Nicolle Martin, an attorney for the Alliance Defending Freedom, says that Phillips should not be forced under threat of legal punishment to use his creative abilities to endorse activity his religion views as abhorrent. ADF is representing Phillips in the litigation.
"Jack Phillips is just trying to live within a certain set of Biblical principles because he believes he answers to God for everything he does. America was founded on the fundamental freedom of every citizen to live and work according to their religious beliefs. If the government can take away our First Amendment freedoms, there is nothing it can't take away."
Jack Phillips shares company with other Christian business owners whose religious freedoms are being obliterated in the wake of abusive "sexual orientation discrimination" statutes.
An Oregon couple announced in September they were shutting down their storefront bakery following charges by state officials that they had violated state anti-discrimination laws by declining to bake a wedding cake for a homosexual ceremony. Aaron and Melissa Klein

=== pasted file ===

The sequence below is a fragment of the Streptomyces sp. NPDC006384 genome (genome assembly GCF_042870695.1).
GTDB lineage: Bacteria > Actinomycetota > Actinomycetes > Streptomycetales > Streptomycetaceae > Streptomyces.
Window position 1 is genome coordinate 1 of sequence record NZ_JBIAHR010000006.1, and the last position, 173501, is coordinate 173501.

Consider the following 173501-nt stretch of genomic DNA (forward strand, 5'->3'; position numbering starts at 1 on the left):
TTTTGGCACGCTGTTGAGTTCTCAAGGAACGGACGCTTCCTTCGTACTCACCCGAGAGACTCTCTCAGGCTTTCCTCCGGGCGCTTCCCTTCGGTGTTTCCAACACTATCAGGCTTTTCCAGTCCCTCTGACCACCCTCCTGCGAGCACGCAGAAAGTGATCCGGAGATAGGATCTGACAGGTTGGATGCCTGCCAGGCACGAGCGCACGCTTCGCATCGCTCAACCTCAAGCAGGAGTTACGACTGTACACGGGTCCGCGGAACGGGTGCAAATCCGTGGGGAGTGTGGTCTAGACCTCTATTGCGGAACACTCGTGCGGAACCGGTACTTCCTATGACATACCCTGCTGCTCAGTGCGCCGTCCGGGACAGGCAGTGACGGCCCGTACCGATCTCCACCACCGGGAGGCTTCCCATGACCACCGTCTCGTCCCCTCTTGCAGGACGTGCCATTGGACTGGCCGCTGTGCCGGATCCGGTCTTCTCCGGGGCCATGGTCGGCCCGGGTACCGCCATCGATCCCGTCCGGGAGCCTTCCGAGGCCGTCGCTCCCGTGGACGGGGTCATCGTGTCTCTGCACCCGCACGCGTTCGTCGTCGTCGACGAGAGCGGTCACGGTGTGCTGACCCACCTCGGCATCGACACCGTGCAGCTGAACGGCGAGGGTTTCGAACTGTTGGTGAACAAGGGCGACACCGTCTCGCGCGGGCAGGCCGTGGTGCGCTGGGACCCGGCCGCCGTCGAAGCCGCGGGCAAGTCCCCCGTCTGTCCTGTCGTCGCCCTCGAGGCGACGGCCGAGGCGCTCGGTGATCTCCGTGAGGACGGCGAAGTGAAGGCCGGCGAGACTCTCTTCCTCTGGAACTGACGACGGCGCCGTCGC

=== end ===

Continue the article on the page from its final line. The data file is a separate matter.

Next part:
, operators of Sweet Cakes by Melissa, decided to
close their retail bakery shop following a concerted campaign of harsh harassment and vile intimidation by homosexual activists.
A New Mexico couple who operate a photography business were found guilty in August of "sexual orientation discrimination" because they declined to photography a same-sex union ceremony. The New Mexico Supreme Court ruled that Elaine and Jonathan Huguenin
must sacrifice their religious freedom if they choose to engage in the marketplace. One of the justices
wrote that the Huguenins must conform their conduct to the beliefs of others as the "price of citizenship."
Earlier this year the Attorney General of the state of Washington filed suit against a local florist for declining to provide floral arrangements for a homosexual "wedding" ceremony. Attorney General Bob Ferguson is prosecuting Barronnelle Stutzman for violating state consumer protection laws prohibiting discrimination based on "sexual orientation."
Bakers, florists, photographers, and banquet center owners could have faced the same legal harassment, intimidation, and prosecution in Missouri had the
Missouri House not taken a stand this past session against a similar "gay rights bill." The Missouri Senate approved legislation amending the state's human rights statutes to ban "sexual orientation" discrimination in the final hours of of the legislative session. Fortunately, the Missouri House refused to take up the bill.
Please be praying for brave business owners like Jack Phillips who have the moral courage to defend our religious liberties and the Biblical principles upon which our nation was founded.
We encourage you to send a message of encouragement to Jack Phillips. His e-mail address is email@example.com